Opinion 4 minute read
I recently read an article about the state of client and agency relationships in AdWeek which naturally focused on the issue from the perspective of advertising agencies. But, this got me thinking about the state of client and agency relationships in the PR world. I’ve come to the conclusion that there are a couple of incremental changes which we could make that would bear fruit for both clients and agencies…
Shared values in the pitch process
Yes it’s cliché, but trust and respect are key to any relationship – client and agency relationships are no different. At the point clients start the pitch process, all stakeholders on the comms team should agree to elect an agency partner based on trust and respect, these values should be at the core. But, more importantly, this needs to ring true post pitch, clients need to trust and respect the agency, and its people, that they appoint. This means sharing everything with them – the good, the bad and the ugly.
Following that, clients need to trust their agency’s advice - after all isn’t that why you hired them? Both parties need to nip the “us and them” attitude in the bud the minute that atmosphere starts to arise and focus on creating a “we” partnership. If you don’t trust and respect your agency, then find one you can.
Furthermore, I’ve never understood clients that keep agencies at arm’s length from executives, content creators or other decision makers. The more access you give your agency, the better they’ll understand the nuances to the business. Without sounding too rudimentary, it makes the in-house comms role easier and makes clients look good by creating a perception of strong, confident leadership.
Pay for what you most value
Clients feedback consistently that they value strategy and creativity the most from their agency partner, but for most that’s not how they demonstrate value back. These two things rarely show up on a budget or invoice. So why not set a compensation model that reflects what you want most from your agency? If all you’re getting from an agency is tactical execution by the hour then revisit your scope of work and how you pay, with your agency. Yes it might involve some procurement conversations further down the line but it will be worth it in the long term.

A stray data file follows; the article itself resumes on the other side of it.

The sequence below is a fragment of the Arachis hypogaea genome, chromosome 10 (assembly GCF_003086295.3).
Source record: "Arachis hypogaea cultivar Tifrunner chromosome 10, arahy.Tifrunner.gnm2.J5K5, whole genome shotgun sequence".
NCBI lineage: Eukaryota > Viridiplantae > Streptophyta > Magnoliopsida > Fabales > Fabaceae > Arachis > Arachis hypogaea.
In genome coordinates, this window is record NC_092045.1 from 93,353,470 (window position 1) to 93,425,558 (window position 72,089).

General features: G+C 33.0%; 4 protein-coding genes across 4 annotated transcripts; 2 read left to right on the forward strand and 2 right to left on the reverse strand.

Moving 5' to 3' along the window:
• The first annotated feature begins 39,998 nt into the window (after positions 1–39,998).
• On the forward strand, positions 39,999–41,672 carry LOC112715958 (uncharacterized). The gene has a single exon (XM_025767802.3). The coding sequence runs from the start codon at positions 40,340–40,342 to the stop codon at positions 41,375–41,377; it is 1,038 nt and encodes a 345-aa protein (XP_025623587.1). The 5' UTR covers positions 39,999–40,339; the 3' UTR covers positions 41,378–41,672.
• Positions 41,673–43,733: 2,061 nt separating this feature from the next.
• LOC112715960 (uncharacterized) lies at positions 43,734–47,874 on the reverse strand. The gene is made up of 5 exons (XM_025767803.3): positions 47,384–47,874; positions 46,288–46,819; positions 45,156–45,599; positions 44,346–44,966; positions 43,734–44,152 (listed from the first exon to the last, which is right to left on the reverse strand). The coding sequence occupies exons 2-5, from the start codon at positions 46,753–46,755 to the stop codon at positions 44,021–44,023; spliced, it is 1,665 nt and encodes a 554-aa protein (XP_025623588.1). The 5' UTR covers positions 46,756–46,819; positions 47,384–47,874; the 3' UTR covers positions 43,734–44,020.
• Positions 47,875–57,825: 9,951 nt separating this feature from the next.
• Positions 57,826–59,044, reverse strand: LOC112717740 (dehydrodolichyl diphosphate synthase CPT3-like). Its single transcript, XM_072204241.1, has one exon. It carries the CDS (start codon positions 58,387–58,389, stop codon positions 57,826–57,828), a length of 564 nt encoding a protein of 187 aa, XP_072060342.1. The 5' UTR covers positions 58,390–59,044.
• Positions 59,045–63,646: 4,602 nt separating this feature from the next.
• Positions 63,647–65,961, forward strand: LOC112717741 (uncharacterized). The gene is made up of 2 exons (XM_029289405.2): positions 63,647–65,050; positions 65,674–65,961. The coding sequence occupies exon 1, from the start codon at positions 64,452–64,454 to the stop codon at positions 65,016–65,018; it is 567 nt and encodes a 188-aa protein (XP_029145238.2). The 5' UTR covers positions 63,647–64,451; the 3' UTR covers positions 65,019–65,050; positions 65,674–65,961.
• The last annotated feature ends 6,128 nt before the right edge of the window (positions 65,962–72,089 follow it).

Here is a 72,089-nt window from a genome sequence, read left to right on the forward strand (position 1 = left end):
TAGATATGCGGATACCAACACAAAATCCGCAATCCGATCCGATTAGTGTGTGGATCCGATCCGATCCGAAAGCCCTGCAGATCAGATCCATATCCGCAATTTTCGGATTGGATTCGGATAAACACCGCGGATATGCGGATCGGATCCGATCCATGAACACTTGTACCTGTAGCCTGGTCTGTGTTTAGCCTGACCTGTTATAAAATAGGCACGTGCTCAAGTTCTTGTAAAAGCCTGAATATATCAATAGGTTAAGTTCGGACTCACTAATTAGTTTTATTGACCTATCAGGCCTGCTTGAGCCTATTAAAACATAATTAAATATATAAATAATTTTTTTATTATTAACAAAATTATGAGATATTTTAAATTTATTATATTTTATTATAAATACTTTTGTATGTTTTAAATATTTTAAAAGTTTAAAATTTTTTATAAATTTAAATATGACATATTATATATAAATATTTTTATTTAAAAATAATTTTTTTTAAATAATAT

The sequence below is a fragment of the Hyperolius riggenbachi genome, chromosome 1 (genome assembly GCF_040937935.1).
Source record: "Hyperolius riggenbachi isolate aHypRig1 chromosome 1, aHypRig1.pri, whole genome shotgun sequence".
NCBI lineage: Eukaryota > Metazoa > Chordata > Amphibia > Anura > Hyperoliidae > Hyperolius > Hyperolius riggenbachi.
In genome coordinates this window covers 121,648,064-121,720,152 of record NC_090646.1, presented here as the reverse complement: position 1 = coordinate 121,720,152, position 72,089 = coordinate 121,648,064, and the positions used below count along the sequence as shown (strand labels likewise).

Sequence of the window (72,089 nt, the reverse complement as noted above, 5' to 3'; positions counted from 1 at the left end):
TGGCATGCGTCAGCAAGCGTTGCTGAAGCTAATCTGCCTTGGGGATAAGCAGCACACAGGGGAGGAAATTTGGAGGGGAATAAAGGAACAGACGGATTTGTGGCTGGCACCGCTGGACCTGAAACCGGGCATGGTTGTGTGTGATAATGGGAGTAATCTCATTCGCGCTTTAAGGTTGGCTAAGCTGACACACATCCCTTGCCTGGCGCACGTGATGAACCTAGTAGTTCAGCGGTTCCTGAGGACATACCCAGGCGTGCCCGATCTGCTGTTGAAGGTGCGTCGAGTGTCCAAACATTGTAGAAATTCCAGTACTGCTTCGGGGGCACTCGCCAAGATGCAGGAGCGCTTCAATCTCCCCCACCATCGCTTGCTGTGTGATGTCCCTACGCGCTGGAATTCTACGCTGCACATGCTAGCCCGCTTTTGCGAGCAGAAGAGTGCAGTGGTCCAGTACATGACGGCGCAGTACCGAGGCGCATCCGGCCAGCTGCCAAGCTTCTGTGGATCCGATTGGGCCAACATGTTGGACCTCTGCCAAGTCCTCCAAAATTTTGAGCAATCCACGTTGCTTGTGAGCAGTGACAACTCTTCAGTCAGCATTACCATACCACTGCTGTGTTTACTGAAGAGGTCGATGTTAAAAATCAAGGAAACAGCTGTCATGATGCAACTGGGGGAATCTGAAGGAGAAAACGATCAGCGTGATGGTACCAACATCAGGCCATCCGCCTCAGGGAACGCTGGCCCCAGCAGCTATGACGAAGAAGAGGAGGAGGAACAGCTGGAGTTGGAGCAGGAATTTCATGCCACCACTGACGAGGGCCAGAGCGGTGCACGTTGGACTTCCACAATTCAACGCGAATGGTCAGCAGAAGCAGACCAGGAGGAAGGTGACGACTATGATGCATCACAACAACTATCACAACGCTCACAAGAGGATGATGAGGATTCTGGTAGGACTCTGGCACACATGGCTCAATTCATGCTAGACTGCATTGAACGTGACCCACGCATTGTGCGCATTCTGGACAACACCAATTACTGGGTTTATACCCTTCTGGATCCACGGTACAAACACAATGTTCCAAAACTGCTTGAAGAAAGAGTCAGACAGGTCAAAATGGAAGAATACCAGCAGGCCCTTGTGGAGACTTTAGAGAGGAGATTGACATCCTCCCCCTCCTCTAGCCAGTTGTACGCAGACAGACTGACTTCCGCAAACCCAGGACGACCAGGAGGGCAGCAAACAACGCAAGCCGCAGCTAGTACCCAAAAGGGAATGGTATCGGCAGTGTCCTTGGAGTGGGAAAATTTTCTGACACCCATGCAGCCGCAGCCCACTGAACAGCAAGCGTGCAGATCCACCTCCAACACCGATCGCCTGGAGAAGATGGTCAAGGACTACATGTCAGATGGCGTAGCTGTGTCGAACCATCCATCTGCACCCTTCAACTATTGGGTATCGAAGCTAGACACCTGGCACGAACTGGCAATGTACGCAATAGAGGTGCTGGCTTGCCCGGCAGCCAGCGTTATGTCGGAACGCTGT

If you’ve got a clear understanding of what you value, don’t demand fast, cheap and perfect – you can’t have it all. If it’s quality work and thinking, then agencies need time to do the job right. On too many occasions we’ve seen unrealistic deadlines forced on agencies, and too many times agencies agree to them. The end result is usually a burnt out team and an unhappy client.
Let’s talk about team turnover
Team turnover, the number one complaint clients have about agencies. What clients don’t appreciate is that this is a shared responsibility, clients have as much to do with team turnover as the agency. When you’re working together as a team you are fully engaged, you spend loads of time together, in some cases more than your own colleagues. If agency staff don’t feel motivated, respected, valued or challenged the chances of them sticking around on your account are slim. Worst case scenario they leave the agency altogether and go looking for an agency that proactively fosters better relationships with its clients. Both parties need to acknowledge the part they play in this and have open dialogue about it to improve the working environment for everyone.
For the most part, we’re in a better position than the ad world when it comes to relationships. But those of us who aren’t, on either side, could do a bit of soul searching in a bid to improve the day-to-day for our respective teams and ensure we all deliver a better standard of work that we can all be proud of, whilst actually enjoying working together in the process.
Written by Barbara Bates, global CEO of PR agency Hotwire